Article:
I Am Joe’s Blog:

October 27, 2005 • 10:10 AM

Pronunciation and Pasta

Ordinarily, I’m not much of an autograph enthusiast. Or, rather, I’ll enthusiastically sign autographs, but I don’t collect them. I made exceptions for Douglas Adams and Umberto Eco, and a few other geeky types whose names most people wouldn’t recognize. Earlier this week, I made another exception. I went to a presentation and book signing at a local Sur La Table, where two legendary food scientists (if food scientists can be legendary) came to share their expertise with the small assembled crowd.

The celebrities were Shirley O. Corriher and Harold McGee. I knew of Shirley mainly from her frequent guest appearances on Good Eats with Alton Brown. Alton himself is no slouch when it comes to cooking science, but he likes to bring in specialists from time to time, and Shirley happens to be an expert who is also a colorful TV personality. She is the author of CookWise: The Secrets of Cooking Revealed and has a new DVD called Shirley O. Corriher’s Kitchen Secrets Revealed!

As for Harold, he’s the author of the encyclopedic On Food and Cooking: The Science and Lore of the Kitchen. Originally published in 1984 and known among the cooking intelligentsia as “the blue book,” it was massively revised and updated last year, and is now “the red book.” It runs to nearly 900 pages and contains not a single recipe—my kind of cookbook. Instead, it describes (in a very friendly, readable style) the history, chemical and physical properties, and cooking methods for virtually everything edible. It is amazing, and I don’t use that term lightly. If its subject matter were English, it would be Bryan A. Garner’s A Dictionary of Modern American Usage. Those who know, know what I mean.

Anyway, I went with a desire to have two burning questions answered. First was: How do you pronounce “Corriher”? The staff person who introduced the authors just said “Shirley,” so I asked Shirley myself after the presentation. She replied, “It rhymes with sorrier.” Excellent. I never would have guessed that.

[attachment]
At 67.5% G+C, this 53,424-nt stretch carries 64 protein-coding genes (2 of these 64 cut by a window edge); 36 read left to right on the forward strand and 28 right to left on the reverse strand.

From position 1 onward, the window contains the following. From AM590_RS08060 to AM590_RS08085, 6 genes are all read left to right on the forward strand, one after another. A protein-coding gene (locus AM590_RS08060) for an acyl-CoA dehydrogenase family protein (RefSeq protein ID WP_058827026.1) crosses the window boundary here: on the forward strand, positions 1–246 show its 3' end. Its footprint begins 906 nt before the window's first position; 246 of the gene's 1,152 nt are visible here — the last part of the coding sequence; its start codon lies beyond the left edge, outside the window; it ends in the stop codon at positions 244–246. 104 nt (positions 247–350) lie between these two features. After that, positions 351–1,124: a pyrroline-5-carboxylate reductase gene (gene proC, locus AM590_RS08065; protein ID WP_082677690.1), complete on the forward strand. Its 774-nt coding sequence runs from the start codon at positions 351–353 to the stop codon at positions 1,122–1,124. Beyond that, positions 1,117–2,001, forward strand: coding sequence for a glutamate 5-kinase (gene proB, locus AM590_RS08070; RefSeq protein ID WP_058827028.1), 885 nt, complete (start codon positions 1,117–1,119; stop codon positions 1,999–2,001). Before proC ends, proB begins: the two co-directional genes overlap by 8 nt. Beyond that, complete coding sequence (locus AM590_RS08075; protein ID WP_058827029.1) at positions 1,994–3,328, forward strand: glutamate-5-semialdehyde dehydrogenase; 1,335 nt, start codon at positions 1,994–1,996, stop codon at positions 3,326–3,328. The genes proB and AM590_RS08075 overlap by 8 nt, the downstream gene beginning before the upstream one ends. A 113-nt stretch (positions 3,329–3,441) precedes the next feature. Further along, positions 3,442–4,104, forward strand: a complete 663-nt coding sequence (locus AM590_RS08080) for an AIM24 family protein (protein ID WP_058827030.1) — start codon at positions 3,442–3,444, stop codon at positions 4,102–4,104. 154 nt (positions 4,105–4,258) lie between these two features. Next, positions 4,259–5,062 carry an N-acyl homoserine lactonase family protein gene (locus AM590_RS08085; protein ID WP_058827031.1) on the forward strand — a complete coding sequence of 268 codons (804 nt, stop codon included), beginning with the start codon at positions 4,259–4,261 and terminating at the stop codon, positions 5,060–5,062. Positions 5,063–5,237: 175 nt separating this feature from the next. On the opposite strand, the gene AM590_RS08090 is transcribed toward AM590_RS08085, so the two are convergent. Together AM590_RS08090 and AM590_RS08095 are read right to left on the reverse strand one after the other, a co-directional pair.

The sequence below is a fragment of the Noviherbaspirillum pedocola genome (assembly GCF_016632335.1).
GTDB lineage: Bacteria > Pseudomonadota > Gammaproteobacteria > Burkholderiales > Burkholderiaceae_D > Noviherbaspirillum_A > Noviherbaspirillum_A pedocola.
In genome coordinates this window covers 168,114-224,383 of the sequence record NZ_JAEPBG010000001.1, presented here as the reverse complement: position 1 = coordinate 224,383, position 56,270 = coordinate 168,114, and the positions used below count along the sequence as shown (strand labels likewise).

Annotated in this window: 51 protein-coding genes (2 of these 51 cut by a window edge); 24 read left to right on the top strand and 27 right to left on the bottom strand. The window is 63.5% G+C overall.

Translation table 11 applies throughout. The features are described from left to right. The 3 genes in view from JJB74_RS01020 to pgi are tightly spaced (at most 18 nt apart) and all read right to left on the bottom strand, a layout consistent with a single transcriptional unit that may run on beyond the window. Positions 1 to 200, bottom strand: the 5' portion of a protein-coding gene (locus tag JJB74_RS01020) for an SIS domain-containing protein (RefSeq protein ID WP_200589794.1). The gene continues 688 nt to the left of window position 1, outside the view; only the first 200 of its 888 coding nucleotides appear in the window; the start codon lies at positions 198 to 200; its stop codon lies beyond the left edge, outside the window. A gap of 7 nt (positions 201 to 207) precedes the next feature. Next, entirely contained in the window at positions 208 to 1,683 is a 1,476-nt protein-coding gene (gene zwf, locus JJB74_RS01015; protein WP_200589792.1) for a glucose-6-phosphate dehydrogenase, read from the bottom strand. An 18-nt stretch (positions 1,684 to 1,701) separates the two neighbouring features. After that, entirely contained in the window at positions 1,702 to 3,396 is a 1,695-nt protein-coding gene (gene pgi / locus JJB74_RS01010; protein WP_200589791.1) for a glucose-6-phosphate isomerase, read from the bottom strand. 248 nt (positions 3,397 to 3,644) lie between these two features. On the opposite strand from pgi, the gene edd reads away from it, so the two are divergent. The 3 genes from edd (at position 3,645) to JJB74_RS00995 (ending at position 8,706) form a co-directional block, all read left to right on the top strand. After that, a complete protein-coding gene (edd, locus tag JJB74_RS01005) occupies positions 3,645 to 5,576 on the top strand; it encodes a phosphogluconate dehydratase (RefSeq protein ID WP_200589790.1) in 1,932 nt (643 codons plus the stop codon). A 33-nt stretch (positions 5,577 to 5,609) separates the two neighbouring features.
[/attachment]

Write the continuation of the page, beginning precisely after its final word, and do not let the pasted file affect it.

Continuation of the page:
The other question has been bugging me for years: Why should I salt the water used to boil pasta? Every recipe, and every cooking show, says you must do this. But I’ve boiled hundreds of pots of pasta in my day and have seldom bothered with the salt, yet this has never diminished the final product in any way I could discern. I know enough about chemistry to realize that a teaspoon or two per gallon is not going to raise the water’s boiling point enough to make any difference. The other rationale I’ve heard a few times is that salting the water seasons the pasta, because some of the salt soaks right into the noodles. That’s fair enough, but if you serve your pasta with a sauce—especially a salty sauce—you’ll almost certainly be unable to taste the salt in the pasta itself. So I find that reasoning unconvincing.

Courtesy of Harold McGee, I now have two other crucial pieces of information. First, according to the red book (p. 576), salt can help prevent noodles from sticking together during cooking. It “limits starch gelation and so reduces cooking losses and stickiness.” That’s something I can get behind, although the book also mentions that you can reduce stickiness in other ways, including stirring during the first few minutes.

During the presentation, though, someone was asking about cooking dried beans. Harold mentioned that what takes the longest when cooking beans is for water to penetrate all the way to the bean’s interior so that it can soften. And salt, he said, inhibits the osmotic process by which this occurs. So salting the water in which you cook beans can increase the time it takes for the beans to get soft in the middle (or make them less soft with the same amount of cooking time). After the presentation, I asked if the same principle holds for pasta, and he said that it did. I asked whether that could be an argument for not salting the water—whether it outweighed the advantages. He replied that it depends somewhat on the thickness of the noodle, but if you have a thicker noodle and you’re more concerned about the fastest possible cooking time than its absorbed flavor, definitely skip the salt. In other words, rather than reducing cooking time by increasing the boiling point, salt can actually increase cooking time by slowing water absorption into thick noodles.

That’s cool. If I’d known there was such an occupation as food scientist when I was a kid, that’s what I would have wanted to be when I grew up.